Get on the hot list. Join the mailing lists of your favorite stores, Web merchants, and tour operators. You'll receive coupons as well as advance notice of sales, special airfares, and other bargains. Ana Montes, of Deerfield Beach, Florida, signed up for several lists, and now she receives numerous coupons for baby food and formula -- even equipment like car seats. Christina Masters, of Scarsdale, New York, scored coupons for $8 on a pair of children's sneakers and 50 percent off on her husband's dress shirts.

    Search cyberspace for coupons. The ones you find there are often much more worthwhile than the kind you clip out of your Sunday circular. Many Web merchants post offers for $10 off or 20 percent off any purchase, for instance. (For a list of good Websites for bargain-hunters, see Net a Great Deal/page 3.)

    Buy in bulk. Nonperishable or long-life items like canned goods, pet food, paper products, and cleaning supplies are all safe to stock up on whenever they're on sale. Just make sure to check expiration dates and unit prices -- giant containers aren't always a better buy.

    Try some teamwork. If a jumbo pack of, say, apples is too much for your family, shop with a friend and split what you buy. Teamwork can also mean savings at clothing stores offering a second sweater or pair of shoes at half price. And while joining forces on mail or online orders may not reduce prices, it does lower shipping costs -- especially when shipping is free on purchases above a minimum amount.

    For big jobs, get estimates in writing. When a large, dead tree had to be removed from my yard, the price quotes were so varied that I asked for the details on paper. That's when one man admitted that his initial bid was just for cutting down the tree; carting away the debris would be another $110.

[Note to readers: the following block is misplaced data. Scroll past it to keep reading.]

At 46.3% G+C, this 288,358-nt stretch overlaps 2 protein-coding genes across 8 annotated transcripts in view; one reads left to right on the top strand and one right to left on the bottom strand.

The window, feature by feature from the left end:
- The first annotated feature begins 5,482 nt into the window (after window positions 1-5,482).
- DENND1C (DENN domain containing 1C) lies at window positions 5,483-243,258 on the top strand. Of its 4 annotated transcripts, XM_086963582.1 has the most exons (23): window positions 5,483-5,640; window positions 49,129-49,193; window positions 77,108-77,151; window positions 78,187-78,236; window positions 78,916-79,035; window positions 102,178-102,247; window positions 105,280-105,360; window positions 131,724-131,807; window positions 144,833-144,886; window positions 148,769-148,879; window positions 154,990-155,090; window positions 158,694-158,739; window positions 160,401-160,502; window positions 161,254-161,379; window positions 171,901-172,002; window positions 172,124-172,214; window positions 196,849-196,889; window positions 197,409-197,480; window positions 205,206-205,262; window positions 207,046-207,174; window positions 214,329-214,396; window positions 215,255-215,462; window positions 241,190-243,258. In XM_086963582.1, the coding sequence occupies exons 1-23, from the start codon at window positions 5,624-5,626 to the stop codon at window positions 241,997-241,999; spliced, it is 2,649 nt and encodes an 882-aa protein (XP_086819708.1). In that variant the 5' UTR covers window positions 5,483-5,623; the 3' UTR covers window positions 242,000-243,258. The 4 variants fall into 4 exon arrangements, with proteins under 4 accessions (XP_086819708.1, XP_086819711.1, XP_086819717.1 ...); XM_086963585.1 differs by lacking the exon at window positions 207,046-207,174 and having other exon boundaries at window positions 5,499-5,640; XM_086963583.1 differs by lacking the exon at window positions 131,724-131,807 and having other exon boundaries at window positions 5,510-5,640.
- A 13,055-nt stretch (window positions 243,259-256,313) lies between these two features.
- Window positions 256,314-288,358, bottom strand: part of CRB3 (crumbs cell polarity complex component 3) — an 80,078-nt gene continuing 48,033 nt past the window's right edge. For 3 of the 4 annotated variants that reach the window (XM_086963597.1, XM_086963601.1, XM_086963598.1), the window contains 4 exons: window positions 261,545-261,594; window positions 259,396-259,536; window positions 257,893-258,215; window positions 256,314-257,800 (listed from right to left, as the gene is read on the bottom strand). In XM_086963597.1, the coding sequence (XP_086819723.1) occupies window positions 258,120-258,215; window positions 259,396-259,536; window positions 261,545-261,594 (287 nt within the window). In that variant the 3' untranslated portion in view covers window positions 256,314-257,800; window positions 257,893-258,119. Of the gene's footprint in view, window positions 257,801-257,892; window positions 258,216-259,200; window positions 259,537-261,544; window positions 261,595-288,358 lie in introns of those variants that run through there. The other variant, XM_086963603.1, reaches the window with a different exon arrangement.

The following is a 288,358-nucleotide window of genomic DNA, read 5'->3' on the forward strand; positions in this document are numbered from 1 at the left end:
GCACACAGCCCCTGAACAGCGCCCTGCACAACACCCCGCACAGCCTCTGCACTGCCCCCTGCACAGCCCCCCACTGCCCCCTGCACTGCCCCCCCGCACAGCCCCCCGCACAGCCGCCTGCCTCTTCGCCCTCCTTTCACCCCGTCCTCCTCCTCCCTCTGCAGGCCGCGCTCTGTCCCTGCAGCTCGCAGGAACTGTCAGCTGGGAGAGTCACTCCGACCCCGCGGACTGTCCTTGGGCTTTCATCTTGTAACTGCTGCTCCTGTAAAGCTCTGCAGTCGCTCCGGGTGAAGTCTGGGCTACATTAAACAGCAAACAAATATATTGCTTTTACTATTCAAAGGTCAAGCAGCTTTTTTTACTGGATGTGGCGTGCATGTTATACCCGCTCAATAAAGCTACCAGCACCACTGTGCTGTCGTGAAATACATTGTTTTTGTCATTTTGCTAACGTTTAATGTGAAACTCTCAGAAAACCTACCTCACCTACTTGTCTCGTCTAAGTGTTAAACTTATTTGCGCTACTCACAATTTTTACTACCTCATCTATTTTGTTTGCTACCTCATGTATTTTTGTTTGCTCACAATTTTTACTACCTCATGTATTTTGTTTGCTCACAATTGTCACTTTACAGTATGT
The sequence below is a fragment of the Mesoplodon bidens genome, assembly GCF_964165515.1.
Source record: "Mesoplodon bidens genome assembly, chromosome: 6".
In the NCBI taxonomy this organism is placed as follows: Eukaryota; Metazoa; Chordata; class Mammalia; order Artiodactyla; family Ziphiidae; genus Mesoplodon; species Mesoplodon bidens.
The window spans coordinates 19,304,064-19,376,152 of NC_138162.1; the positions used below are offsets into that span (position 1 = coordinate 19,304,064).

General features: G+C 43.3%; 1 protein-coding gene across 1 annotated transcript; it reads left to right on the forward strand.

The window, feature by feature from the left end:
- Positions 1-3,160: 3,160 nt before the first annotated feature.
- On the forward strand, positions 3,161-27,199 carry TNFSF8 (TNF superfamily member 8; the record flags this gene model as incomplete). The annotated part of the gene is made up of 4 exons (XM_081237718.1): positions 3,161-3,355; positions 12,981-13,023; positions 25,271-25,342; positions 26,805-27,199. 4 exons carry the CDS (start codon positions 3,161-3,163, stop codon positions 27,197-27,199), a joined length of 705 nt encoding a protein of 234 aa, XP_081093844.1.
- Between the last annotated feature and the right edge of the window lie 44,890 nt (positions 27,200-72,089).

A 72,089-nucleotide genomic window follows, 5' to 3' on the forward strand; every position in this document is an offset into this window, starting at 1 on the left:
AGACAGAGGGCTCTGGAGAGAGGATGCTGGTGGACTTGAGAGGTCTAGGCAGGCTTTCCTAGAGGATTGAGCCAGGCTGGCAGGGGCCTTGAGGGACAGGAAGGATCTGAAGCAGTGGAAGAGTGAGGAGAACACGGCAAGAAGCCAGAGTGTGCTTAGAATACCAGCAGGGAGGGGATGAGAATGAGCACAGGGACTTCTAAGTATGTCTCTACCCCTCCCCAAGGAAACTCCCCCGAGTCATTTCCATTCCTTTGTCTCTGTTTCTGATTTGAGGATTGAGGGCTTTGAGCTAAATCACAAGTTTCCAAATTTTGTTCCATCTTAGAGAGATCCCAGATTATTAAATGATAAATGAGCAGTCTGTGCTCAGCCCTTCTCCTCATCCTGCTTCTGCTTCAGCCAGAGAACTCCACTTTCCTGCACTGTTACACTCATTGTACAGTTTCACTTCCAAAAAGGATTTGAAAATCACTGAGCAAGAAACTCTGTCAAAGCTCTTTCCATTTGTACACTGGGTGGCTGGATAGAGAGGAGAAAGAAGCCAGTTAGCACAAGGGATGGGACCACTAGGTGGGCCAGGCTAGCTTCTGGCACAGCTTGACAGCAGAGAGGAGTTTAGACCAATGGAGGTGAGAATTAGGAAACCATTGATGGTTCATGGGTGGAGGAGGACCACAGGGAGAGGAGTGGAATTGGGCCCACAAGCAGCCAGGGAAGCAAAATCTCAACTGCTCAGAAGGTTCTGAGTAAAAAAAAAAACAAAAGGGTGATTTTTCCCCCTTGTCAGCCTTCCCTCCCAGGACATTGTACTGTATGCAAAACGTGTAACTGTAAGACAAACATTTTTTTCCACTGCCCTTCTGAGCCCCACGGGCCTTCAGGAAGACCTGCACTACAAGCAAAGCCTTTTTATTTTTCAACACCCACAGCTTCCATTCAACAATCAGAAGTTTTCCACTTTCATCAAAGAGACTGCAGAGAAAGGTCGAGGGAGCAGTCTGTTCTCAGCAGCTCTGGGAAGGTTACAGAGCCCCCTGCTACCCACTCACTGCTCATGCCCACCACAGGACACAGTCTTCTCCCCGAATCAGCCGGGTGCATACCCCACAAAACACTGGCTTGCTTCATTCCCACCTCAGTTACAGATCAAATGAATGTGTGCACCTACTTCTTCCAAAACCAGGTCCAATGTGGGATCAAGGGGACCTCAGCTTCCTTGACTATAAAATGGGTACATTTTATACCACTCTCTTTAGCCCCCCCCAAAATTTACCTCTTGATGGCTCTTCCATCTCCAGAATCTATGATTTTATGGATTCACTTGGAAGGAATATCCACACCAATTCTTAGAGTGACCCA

Hunt for hidden charges. Some retailers boost profits by tacking on high fees for shipping and handling, delivery, installation, assembly, and other services -- including some you might not expect. When a friend shopped for a new refrigerator recently, she learned that one store not only charged $100 for delivery but also wanted another $75 to remove the old appliance.

    Be on the lookout for funny financing -- including promotions promising "no money down and no interest for another six months." Often, the bill must be paid in full when the free period ends, or you'll be charged interest retroactive to the purchase date.

    When you get a bill, don't focus only on the bottom line. Scan every item for erroneous charges. My family and I have been billed for meals we didn't eat, heating oil we didn't receive, medical tests we didn't have, and lots more. The mistakes were quickly corrected -- but only because we found them.

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      It Pays to Complain

      Unhappy with something you bought or a service you received? You can get your money back -- and more -- with an effective complaint. Here's how:

        • Act at once. Refunds come more readily when you complain immediately. On a recent visit to a toy store, I grew impatient as the shopper ahead of me scrutinized her receipt. But she ended up finding a $27 charge for a doll she hadn't bought -- the kind of mistake that would have been difficult to prove after leaving the shop.
        • Be specific. Explain exactly what went wrong. If possible, supply the name of the person you dealt with, your order or receipt number, and the item's model number.
        • Mind your manners. Simple courtesy works better than any insult or threat.
        • Propose a settlement. Don't expect merchants to guess how to satisfy you. Ask for a refund, replacement, or other appropriate compensation.
        • Spread the word. If a polite phone call doesn't produce results, send a letter, and copy it to the Better Business Bureau and your local consumer-affairs department. Many companies are so eager to avoid bad publicity that they respond rapidly.

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          Net a Great Deal

            More Links to Check Out

            Copyright © 2004 Rebecca E. Greer. Reprinted with permission of Parents Magazine March 2004 issue.